spring fever

as of late i have not been making any artwork, that being the reason i haven’t posted with any regularity.  i have come to realize that there will be several months in my year that i will mainly focus on outdoor fun!  i have become busy with bees and gardens and fermenting foods and culturing dairy.  i have to force myself to stay inside and work on projects that are past due.  last friday gwen and i made five splits out of our twenty surviving hives.  they have all been very robust and we are trying to reduce our chances of swarming.  caring for the bees is an amazingly humbling experience for me.  i have been at it for about 4 years now and am still very much a beginner.  every time i figure something out i open a hive and see something that makes me go, “well, that’s interesting”.  i like to be knowledgeable about subjects i am interested in, and like most humans i like being good at things.  but i can’t say i am good at beekeeping because there is so much i don’t know. for example making splits is a relatively new phenomena to me.  i hope they survive and flourish, but it is all up to chance.

bees on a frame

what we do to make a split is take 2 frames of brood (larvae that is gestating) and one frame of fresh eggs (they haven’t reached the larval stage) and 2 frames of honey and pollen.  we put them in a small nuc box (a bee box that only fits 5 frames) and walk away for 4 weeks.  there are nurse bees on the brood frames and when they sense that there is no queen they will create one out of one or more of the fresh eggs.  after the queen has hatched she will go on a mating flight and come back and start laying.  this will put them behind on production by about a month, but i prefer this method to buying a mated queens.  firstly mated queens are expensive and their chance of failure is too high for my tastes.  but by using the split and walk away method we are leaving a lot to chance.  but that is half the fun and enchantment of beekeeping.  they are such organized and fascinating creatures.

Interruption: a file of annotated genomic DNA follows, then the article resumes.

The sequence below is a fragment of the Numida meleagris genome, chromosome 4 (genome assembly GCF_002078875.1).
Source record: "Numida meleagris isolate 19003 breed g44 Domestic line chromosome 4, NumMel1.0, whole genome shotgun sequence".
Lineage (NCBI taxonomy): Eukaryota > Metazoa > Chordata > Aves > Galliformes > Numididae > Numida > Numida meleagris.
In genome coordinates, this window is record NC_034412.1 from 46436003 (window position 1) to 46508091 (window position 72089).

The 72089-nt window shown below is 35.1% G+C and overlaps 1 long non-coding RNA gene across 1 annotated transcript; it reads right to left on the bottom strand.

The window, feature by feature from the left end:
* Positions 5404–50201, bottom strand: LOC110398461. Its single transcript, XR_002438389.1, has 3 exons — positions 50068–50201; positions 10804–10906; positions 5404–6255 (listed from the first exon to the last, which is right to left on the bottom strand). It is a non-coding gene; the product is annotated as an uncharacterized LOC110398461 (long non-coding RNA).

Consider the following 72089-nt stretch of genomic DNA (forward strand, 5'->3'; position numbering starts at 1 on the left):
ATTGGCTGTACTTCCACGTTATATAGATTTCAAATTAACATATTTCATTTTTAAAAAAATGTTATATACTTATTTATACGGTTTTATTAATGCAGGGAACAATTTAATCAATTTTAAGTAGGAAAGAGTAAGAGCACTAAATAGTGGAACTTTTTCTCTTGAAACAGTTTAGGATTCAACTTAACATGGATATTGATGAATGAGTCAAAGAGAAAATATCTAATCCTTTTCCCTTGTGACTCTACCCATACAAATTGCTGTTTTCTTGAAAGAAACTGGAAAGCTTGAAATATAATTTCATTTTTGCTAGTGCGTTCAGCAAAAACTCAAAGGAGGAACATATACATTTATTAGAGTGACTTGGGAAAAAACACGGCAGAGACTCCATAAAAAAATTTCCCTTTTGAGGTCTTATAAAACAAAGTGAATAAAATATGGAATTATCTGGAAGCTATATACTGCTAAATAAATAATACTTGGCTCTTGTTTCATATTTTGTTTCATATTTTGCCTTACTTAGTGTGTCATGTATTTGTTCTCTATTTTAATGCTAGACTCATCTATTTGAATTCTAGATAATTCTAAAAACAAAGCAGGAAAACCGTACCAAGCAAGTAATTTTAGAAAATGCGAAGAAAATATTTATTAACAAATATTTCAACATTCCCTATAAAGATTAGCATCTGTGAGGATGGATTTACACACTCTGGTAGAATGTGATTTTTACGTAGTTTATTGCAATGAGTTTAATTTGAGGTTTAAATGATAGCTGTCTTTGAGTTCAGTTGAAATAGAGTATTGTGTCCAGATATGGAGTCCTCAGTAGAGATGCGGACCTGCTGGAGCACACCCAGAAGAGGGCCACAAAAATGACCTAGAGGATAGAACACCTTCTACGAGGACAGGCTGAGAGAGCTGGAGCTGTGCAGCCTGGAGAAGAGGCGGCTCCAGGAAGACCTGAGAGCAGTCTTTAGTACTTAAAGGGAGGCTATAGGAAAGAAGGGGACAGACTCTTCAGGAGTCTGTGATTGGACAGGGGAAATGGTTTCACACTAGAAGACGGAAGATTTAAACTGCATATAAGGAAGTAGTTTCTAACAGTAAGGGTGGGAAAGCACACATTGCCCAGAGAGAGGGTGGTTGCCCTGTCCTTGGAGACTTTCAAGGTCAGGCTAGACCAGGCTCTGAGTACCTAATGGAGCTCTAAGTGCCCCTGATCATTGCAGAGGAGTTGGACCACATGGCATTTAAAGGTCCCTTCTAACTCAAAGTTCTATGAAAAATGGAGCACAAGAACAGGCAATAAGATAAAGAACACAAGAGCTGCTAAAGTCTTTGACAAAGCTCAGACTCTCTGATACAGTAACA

frame loaded with pollen

the picture above is a frame loaded with pollen.  they forage from multiple sources and that is why the pollen is multicolored.  the frame reminds me of playing with light brights when i was a kid.  pollen is the main source of protein for the bees and larvae, and they mix it with honey to create bee bread.  and this is a frame packed with it!!!

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Filed under beekeeping, food and farming, garden

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